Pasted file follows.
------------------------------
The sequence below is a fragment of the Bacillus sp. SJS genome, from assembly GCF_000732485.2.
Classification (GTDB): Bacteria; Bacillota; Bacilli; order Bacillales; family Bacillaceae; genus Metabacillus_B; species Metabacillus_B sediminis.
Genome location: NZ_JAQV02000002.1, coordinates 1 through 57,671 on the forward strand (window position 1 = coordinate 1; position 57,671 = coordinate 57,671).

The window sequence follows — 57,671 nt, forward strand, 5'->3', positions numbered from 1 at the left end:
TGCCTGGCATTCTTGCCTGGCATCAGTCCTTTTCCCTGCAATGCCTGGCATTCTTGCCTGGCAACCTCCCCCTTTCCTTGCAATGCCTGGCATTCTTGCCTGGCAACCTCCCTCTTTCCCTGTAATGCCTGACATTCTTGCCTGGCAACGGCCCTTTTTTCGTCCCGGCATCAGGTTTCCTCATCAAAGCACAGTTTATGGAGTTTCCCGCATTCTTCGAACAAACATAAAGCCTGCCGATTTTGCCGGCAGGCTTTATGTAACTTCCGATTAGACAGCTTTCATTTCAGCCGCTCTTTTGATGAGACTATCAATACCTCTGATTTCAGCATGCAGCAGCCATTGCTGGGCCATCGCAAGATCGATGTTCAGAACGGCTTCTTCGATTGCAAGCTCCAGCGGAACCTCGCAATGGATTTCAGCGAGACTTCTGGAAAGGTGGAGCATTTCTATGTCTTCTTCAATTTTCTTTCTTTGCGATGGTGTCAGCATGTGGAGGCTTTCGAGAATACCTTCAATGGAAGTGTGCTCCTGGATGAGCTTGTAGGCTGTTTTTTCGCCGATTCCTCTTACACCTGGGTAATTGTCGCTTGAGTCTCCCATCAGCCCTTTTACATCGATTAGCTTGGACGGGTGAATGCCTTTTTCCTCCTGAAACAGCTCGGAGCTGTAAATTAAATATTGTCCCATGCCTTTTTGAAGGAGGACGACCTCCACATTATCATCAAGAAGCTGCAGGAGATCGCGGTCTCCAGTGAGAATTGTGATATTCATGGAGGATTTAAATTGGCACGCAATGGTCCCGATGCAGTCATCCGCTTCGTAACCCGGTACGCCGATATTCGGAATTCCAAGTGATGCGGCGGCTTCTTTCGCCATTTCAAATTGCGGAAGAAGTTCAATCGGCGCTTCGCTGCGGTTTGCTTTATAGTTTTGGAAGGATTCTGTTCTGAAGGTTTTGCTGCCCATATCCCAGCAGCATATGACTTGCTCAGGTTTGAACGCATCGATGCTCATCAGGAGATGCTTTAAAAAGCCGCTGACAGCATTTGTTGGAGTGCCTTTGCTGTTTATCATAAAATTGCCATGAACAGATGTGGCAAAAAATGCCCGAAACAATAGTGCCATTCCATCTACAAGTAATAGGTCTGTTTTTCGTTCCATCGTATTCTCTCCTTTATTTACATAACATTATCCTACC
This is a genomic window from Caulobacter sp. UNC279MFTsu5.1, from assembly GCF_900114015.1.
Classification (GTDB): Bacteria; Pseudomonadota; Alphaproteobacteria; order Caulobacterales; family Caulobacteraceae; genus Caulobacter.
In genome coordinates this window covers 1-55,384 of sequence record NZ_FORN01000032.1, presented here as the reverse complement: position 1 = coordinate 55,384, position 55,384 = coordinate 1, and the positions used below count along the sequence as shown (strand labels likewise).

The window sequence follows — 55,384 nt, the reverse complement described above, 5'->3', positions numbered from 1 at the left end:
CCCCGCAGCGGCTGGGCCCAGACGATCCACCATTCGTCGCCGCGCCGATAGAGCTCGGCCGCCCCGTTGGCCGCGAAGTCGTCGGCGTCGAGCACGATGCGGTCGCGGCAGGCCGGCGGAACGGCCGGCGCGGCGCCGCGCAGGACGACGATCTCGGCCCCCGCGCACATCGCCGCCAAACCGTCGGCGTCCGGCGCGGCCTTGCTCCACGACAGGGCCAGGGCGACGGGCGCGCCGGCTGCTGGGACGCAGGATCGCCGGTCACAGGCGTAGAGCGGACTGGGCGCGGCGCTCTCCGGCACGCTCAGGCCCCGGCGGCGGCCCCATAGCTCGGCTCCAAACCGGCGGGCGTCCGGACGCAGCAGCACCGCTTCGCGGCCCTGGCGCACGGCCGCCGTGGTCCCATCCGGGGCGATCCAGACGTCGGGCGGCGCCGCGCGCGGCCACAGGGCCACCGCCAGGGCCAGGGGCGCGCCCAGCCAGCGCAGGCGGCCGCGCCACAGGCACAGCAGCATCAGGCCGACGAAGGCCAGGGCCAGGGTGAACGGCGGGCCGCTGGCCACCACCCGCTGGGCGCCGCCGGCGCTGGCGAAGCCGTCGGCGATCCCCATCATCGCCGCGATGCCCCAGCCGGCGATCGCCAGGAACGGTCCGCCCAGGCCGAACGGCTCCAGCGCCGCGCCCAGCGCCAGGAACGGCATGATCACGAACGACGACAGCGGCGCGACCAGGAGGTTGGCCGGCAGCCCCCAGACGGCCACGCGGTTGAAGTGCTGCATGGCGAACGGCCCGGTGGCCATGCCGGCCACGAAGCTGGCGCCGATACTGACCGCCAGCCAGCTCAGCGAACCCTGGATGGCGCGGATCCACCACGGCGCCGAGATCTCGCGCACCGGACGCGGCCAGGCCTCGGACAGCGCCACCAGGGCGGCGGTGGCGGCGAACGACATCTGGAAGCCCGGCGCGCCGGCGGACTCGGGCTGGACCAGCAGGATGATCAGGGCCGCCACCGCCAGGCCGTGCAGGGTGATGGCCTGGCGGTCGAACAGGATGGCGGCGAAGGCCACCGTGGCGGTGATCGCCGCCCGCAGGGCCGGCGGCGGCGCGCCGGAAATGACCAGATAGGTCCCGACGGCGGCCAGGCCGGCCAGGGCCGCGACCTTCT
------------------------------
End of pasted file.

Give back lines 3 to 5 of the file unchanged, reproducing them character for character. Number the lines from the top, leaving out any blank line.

Genome location: NZ_JAQV02000002.1, coordinates 1 through 57,671 on the forward strand (window position 1 = coordinate 1; position 57,671 = coordinate 57,671).

The window sequence follows — 57,671 nt, forward strand, 5'->3', positions numbered from 1 at the left end:
TGCCTGGCATTCTTGCCTGGCATCAGTCCTTTTCCCTGCAATGCCTGGCATTCTTGCCTGGCAACCTCCCCCTTTCCTTGCAATGCCTGGCATTCTTGCCTGGCAACCTCCCTCTTTCCCTGTAATGCCTGACATTCTTGCCTGGCAACGGCCCTTTTTTCGTCCCGGCATCAGGTTTCCTCATCAAAGCACAGTTTATGGAGTTTCCCGCATTCTTCGAACAAACATAAAGCCTGCCGATTTTGCCGGCAGGCTTTATGTAACTTCCGATTAGACAGCTTTCATTTCAGCCGCTCTTTTGATGAGACTATCAATACCTCTGATTTCAGCATGCAGCAGCCATTGCTGGGCCATCGCAAGATCGATGTTCAGAACGGCTTCTTCGATTGCAAGCTCCAGCGGAACCTCGCAATGGATTTCAGCGAGACTTCTGGAAAGGTGGAGCATTTCTATGTCTTCTTCAATTTTCTTTCTTTGCGATGGTGTCAGCATGTGGAGGCTTTCGAGAATACCTTCAATGGAAGTGTGCTCCTGGATGAGCTTGTAGGCTGTTTTTTCGCCGATTCCTCTTACACCTGGGTAATTGTCGCTTGAGTCTCCCATCAGCCCTTTTACATCGATTAGCTTGGACGGGTGAATGCCTTTTTCCTCCTGAAACAGCTCGGAGCTGTAAATTAAATATTGTCCCATGCCTTTTTGAAGGAGGACGACCTCCACATTATCATCAAGAAGCTGCAGGAGATCGCGGTCTCCAGTGAGAATTGTGATATTCATGGAGGATTTAAATTGGCACGCAATGGTCCCGATGCAGTCATCCGCTTCGTAACCCGGTACGCCGATATTCGGAATTCCAAGTGATGCGGCGGCTTCTTTCGCCATTTCAAATTGCGGAAGAAGTTCAATCGGCGCTTCGCTGCGGTTTGCTTTATAGTTTTGGAAGGATTCTGTTCTGAAGGTTTTGCTGCCCATATCCCAGCAGCATATGACTTGCTCAGGTTTGAACGCATCGATGCTCATCAGGAGATGCTTTAAAAAGCCGCTGACAGCATTTGTTGGAGTGCCTTTGCTGTTTATCATAAAATTGCCATGAACAGATGTGGCAAAAAATGCCCGAAACAATAGTGCCATTCCATCTACAAGTAATAGGTCTGTTTTTCGTTCCATCGTATTCTCTCCTTTATTTACATAACATTATCCTACC